Some people get to have all the fun.
In December 2019, speed freak-turned TV host Guy Martin tackled a new challenge. This time, he wasn’t trying to go fast: he wanted to jump high. In Guy Martin’s Great Escape, the famous British racer decided to reproduce the famous jump from the equally famous Steve McQueen movie, The Great Escape.
Can't stop, won't stop:
This documentary takes us behind the scenes to set the mood and show us just how much preparation was required, even for a guy with as much experience in the saddle as Martin. Part of that preparation included taking the original Triumph out for a little spin. If you didn’t already envy the guy for all his accomplishments, now you do.
The jump required a lot of preparation, both from a technical and from a skills aspect. For Martin, it meant honing his freestyle skills in the saddle of a dirt bike. While he has plenty of track and road racing experience, jumping bikes wasn’t part of his resume—at least not at the time. To make sure the stunt was performed properly (and safely of course), Martin hit the trails with British Supercross champion Carl Nunn as his coach to learn to get some air time on a bike.
A documentary about how Guy Martin reproduced the most famous motorcycle movie stunt in history wouldn’t be complete without discussing what made the original stunt so special, including taking a closer look at the very bike that jumped the fence. Martin headed to the Triumph HQ in Hinckley, England, where he talked with collector Dick Sheppard about the crown jewel of his collection: the Triumph TR6 Trophy masquerading as a Nazi Germany BMW.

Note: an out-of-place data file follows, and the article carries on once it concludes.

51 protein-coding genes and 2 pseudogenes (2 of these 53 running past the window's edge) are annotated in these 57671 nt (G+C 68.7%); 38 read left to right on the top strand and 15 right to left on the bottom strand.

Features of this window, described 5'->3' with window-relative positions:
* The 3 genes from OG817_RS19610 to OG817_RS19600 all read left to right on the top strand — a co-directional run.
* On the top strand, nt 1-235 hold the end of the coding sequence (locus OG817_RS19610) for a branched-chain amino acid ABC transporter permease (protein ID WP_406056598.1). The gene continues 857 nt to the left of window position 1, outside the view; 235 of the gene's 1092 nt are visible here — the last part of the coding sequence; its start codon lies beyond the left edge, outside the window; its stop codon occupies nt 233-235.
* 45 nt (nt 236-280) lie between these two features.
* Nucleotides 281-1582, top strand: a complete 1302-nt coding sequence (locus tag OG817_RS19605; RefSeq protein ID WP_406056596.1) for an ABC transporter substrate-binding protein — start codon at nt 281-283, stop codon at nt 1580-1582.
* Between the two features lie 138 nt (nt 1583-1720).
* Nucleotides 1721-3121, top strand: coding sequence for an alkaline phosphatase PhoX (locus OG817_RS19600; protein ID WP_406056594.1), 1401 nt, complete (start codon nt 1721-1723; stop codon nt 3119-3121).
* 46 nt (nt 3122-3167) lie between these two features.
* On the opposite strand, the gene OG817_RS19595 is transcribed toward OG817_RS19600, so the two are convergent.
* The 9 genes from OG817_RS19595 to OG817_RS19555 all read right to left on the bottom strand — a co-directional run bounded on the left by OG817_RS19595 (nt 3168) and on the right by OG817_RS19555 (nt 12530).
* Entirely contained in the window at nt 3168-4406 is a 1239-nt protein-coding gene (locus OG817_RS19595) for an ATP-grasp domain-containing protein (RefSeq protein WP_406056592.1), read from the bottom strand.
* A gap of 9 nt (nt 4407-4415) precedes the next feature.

The highlight of the clip is definitely when they roll the TR6 out to the parking lot where Martin gets to take it for a short ride—not after a bit of a struggle to get it to run. The smile on Martin’s face once he gets the engine running speaks volumes. According to the clip’s narrator, the bike is valued at £1.5 million, just in case riding on a museum piece wasn’t pressure.
Ultimately, Martin performed the stunt on a modern-day Triumph—a specially-prepared Scrambler 1200, dressed in the same blue sweater and beige kakis McQueen wore in the scene.